The 2021 survey also still found much variation among metropolitan areas. Coming in at the top of banked metros was Burlington, Vermont, at 95% fully banked, meaning 95% of households had a bank account and did not use any of the specified non-bank financial alternatives. Coming in second was Seattle at 91.1% fully banked, then the Twin Cities at 90.8% fully banked.

At the other end of the spectrum, New Orleans was only 73.6% fully banked; Jackson, Mississippi, at 72.9% fully banked; and finally Wichita, Kansas, coming in at just 66.6% fully banked.

The study notes some significant long-term shifts away from non-bank financial services. Check cashing use fell from 7.9% of households in 2011 to 3.2% in 2021, while money order use fell from 18.8% to 9.7%. The declines cut across different racial and income groups.

In 2013, 7.5% of households used at least one of the non-bank credit products tracked by the survey at that time: rent-to-own services, payday loans, pawn shops, tax refund anticipation loans and auto title loans. But in 2021, the share of households using those same products fell to 4.4%. That decline was particularly pronounced among unbanked households — 18.% used at least one of those non-bank credit products in 2013, but only 9.5% did so in 2021.

But the study also notes that it’s not clear yet whether those shifts away from non-bank financial services and especially non-bank credit has been due to greater access to other, more conventional banking and credit, or if it has more or less to do with other factors not yet fully understood. Some of it could be more widespread adoption of new technology for financial services — perhaps another side effect of the COVID-19 pandemic.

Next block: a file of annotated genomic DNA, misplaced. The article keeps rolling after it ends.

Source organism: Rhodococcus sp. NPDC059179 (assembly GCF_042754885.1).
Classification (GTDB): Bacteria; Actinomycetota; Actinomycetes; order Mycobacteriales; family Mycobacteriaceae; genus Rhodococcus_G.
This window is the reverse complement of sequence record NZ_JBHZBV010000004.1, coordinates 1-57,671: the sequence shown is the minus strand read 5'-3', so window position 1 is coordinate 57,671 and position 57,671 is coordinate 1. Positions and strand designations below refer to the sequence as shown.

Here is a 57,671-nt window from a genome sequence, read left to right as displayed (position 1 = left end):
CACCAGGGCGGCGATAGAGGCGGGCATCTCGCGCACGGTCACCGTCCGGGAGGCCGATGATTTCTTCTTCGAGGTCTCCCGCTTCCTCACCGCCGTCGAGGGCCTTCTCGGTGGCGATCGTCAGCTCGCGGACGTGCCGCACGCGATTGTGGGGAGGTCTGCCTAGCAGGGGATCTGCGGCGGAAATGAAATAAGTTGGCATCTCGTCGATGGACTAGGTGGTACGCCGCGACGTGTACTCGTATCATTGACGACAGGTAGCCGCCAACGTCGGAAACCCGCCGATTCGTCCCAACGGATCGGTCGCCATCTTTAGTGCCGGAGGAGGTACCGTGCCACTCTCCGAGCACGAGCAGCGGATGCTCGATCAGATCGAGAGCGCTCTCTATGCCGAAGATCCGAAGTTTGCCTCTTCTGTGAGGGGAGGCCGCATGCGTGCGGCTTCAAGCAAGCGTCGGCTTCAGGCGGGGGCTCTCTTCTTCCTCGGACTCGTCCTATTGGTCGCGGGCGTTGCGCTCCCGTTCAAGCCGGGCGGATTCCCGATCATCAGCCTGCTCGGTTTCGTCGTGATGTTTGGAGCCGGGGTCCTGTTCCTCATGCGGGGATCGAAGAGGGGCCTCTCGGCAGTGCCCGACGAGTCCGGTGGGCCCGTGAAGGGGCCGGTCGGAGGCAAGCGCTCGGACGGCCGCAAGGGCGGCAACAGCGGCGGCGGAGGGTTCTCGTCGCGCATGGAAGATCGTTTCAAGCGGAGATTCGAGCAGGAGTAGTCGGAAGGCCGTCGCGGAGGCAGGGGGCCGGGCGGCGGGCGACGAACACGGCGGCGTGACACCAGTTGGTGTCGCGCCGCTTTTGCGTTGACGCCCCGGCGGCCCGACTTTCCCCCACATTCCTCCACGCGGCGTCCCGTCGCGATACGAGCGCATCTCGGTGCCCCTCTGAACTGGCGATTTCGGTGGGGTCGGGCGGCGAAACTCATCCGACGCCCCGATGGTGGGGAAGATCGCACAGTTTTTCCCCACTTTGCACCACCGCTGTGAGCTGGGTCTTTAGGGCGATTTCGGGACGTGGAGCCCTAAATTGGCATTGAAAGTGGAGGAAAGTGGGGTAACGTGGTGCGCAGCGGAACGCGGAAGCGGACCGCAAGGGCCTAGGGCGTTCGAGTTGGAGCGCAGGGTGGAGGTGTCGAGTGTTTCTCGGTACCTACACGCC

But more effective consumer protection, for example, could also be driving more consumer adoption of less predatory financial services.

“Decreasing use of these nonbank services, especially through a period of declining unbanked rates, could imply that a growing number of households is fulfilling financial services needs within the banking system and benefiting from the consumer protections and opportunities that the system provides,” says the 2021 FDIC survey.

Some of that consumer protection could soon be rolled back, at least temporarily.

The 2021 National Survey of Unbanked and Underbanked Households comes out at a moment when a payday lending industry group is currently mounting a legal challenge against the funding structure of the Consumer Financial Protection Bureau. The ruling could jeopardize the agency’s ability to do any of the work that may be resulting in fewer vulnerable households falling prey to more predatory financial services.

This article is part of The Bottom Line, a series exploring scalable solutions for problems related to affordability, inclusive economic growth and access to capital. Click here to subscribe to our Bottom Line newsletter. The Bottom Line is made possible with support from Citi.

Oscar is Next City's senior economic justice correspondent. He previously served as Next City’s editor from 2018-2019, and was a Next City Equitable Cities Fellow from 2015-2016. Since 2011, Oscar has covered community development finance, community banking, impact investing, economic development, housing and more for media outlets such as Shelterforce, B Magazine, Impact Alpha and Fast Company.

Follow Oscar .(JavaScript must be enabled to view this email address)

Tags: banking